Every year, the Science Fiction Writers of America gather in May to vote on and announce the Nebula Awards for best novel, novella, novelette, and short story published in the genre the previous year. The SFWA also votes on the Ray Bradbury Award for Outstanding Dramatic Presentation. The winner for 2015 was “Mad Max: Fury Road” a reimagining of the Mad Max films that made Mel Gibson an international superstar in the early 1980s. The other major competitor was “That Martian” that was directed by Ridley Scott and starred Matt Damon as an astronaut marooned on Mars.

Brad Torgersen, a science fiction writer, published a lengthy essay on his blog that suggested that the pick shows a marked shift by the science fiction establishment from the way it used to regard the future.

“The Martian” is perhaps unique among recent science fiction films in that it depicts a future that is not horrible. Humanity is starting to explore Space again in a big way, sending explorers across the interplanetary gulf to Mars. The conflict concerns a man, played by Damon, who must marshal all of his scientific knowledge and courage to survive with limited resources in the most hostile environment a human has ever had to face until a rescue can be mounted. Equally as courageous and skilled are the people back at NASA on Earth and the crew of an interplanetary ship that must sacrifice safety to go back to Mars and rescue their crew mate.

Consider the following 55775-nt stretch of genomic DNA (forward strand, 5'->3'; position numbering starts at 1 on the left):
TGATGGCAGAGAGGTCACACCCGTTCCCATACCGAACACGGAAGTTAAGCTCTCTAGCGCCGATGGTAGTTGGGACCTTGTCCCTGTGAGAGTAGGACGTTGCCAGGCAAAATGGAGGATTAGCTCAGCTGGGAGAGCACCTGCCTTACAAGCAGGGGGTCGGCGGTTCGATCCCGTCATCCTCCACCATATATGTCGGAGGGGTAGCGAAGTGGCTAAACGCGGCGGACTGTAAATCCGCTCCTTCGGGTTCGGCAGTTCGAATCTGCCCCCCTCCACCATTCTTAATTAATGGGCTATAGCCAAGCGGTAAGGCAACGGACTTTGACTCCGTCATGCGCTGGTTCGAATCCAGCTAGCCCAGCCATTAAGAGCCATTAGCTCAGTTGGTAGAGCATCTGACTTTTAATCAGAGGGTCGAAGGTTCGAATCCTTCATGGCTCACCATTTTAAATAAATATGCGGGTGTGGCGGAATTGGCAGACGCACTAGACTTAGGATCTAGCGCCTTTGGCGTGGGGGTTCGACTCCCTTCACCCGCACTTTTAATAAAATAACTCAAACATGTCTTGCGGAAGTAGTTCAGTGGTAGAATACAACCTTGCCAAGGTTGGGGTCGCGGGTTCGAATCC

“Mad Max: Fury Road” is set in an Australia that has been ravaged by a war that has brought down civilization. The future is as bleak as that of “The Martian” is hopeful. The conflict not only pits its characters against the ravaged landscape but one another, with gangs and tyrants making an already horrible situation worse in the fight over diminished resources. The movie is replete with violence and degradation.

Space exploration used to be a favorite theme of science fiction. Now, the favorite theme is dystopian futures, the more horrible, the better. If the movies do not depict teenagers murdering one another, as in “The Hunger Games,” it is of futuristic biker gangs creating mayhem as in “Mad Max.” The old fashion stories of exploring the high frontier seem to have lost favor and are regarded as passé.

Oddly, that feeling is not shared by audiences. While “Mad Max” did a very respectable $378 million worldwide, “The Martian” beat it out soundly by making $630 million. It looks like the people still like space adventures along with dystopian stories.